Interested in learning more about the artists on display at Emerson Contemporary Media Art Gallery? Read about Georden West and their journey, process, and hope for the future of art.
Where are you from?
I’m originally from Colorado, but I’ve been in Boston for 5 years for grad school. I’m predominantly a media time-based installation artist.
What do you do as an artist?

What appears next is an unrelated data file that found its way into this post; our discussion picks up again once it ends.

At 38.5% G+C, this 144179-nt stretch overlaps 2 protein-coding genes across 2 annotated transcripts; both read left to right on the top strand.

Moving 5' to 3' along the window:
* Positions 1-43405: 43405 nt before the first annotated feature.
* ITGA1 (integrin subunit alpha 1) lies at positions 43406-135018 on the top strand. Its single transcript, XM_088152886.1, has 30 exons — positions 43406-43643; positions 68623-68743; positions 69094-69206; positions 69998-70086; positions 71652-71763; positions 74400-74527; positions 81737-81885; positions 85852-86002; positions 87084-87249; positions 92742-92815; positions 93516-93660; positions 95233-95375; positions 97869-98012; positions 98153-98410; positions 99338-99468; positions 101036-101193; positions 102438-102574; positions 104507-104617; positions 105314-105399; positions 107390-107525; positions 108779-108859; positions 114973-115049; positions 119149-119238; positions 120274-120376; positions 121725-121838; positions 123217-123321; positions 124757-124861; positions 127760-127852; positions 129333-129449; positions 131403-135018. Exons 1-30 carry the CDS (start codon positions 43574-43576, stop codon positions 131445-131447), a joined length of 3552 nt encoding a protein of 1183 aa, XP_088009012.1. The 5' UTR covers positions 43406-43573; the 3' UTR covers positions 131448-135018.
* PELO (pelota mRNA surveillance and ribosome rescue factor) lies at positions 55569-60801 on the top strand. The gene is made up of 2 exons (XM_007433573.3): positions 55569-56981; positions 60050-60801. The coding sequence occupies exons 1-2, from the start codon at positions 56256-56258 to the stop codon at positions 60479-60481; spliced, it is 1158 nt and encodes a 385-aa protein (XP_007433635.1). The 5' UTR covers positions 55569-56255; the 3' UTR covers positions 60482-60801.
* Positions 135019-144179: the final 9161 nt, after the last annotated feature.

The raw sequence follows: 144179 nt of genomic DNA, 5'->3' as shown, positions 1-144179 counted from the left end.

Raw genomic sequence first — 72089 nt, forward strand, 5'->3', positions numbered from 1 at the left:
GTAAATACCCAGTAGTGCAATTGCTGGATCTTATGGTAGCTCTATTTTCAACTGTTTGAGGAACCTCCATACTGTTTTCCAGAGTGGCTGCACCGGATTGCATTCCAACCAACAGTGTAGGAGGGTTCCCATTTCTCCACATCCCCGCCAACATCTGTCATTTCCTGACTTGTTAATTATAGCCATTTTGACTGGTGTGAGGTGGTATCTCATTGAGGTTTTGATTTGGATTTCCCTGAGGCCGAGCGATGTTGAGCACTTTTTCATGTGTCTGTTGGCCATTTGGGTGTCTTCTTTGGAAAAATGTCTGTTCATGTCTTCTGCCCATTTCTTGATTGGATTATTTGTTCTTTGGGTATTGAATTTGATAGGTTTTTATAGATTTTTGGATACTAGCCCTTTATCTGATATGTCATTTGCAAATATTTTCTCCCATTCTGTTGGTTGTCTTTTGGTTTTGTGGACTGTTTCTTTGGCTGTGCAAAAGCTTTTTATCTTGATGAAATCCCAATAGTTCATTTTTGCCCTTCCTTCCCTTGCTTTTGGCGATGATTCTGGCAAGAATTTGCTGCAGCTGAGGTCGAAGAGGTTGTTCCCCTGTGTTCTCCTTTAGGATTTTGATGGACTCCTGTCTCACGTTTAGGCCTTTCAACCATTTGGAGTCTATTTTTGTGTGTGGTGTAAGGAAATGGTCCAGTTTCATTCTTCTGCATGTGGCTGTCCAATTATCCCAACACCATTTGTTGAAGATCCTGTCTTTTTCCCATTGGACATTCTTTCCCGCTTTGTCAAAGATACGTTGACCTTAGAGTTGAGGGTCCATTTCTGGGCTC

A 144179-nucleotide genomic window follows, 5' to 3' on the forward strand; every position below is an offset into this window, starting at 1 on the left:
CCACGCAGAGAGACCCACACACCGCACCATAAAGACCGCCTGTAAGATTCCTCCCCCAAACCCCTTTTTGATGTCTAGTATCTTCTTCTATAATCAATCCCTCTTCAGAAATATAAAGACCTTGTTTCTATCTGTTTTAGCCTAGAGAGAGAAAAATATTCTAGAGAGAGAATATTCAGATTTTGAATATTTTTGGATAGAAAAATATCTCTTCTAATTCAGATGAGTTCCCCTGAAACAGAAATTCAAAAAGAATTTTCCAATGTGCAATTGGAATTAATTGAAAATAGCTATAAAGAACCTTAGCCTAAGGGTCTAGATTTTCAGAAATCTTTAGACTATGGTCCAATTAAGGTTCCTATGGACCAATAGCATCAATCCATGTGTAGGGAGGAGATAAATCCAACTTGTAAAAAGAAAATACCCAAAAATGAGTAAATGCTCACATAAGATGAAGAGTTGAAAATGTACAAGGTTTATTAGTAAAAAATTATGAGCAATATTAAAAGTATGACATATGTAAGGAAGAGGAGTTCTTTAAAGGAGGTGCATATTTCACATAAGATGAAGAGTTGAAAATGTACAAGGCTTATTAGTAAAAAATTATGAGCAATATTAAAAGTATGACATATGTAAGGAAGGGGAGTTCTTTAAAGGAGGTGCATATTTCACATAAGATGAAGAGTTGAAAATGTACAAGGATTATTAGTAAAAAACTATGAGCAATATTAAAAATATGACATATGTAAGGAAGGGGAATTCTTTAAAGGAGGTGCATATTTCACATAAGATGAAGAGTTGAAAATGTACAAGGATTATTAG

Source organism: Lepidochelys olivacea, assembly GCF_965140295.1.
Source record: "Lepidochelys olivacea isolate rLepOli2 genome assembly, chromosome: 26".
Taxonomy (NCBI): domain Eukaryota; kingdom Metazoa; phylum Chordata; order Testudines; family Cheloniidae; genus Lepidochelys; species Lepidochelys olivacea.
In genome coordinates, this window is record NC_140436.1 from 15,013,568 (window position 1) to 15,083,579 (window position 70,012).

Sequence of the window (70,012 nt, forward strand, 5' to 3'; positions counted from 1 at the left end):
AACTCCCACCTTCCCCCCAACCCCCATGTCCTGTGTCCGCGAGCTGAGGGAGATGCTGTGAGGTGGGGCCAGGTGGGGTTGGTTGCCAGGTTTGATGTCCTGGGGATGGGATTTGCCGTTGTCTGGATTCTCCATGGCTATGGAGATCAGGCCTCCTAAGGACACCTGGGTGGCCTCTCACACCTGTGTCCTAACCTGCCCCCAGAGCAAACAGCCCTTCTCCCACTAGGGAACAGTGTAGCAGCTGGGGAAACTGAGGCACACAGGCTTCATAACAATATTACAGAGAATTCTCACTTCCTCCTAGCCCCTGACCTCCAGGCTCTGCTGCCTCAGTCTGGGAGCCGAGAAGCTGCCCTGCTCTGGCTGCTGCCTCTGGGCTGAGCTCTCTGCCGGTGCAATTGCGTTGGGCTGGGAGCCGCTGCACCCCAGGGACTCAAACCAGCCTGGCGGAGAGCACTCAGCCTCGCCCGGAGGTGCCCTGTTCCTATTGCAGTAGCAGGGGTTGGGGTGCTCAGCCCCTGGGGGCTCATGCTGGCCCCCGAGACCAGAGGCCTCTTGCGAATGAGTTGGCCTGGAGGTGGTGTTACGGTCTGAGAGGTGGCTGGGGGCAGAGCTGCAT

I’m a film-maker, that’s what I’ve been trained in. I went to Emerson and got my MFA in, more or less, making time-based media. And then I also did print in the fashion industry. All of my work would be realized for public space or consider space. I do love and enjoy putting together installations, and I did my first sculpture last year. I was trying to find new ways to engage in time-based media within the gallery space, which is something that is deeply important to me. That way, I didn’t quite let myself down on that commitment to stop living in an imagined two-dimensional world. I had just come from an apprenticeship at Nick Knight studio in London, so I had seen a lot of fashion shoots and such. To me, I think the film I submitted deals a lot with aesthetic and garment. It’s a sartorial commentary, and I ended up pairing with Jamall Osterholm. He is an incredible designer, really really brilliant. I feel like fashion film has potential in regard to what kind of experimental and digital media could be. I don’t think it’s quite realized yet, but it’s fun to play within that form, as a queer artist. I’m thinking about performance and the repetition of performance, because that has a lot to do with gender. It was really wonderful to get to work within a medium that’s usually, maybe, considered not as deep, or not as profound. It has this context that is both futurist in nature, but largely historical too. It toes the lines between those two, and it somehow works.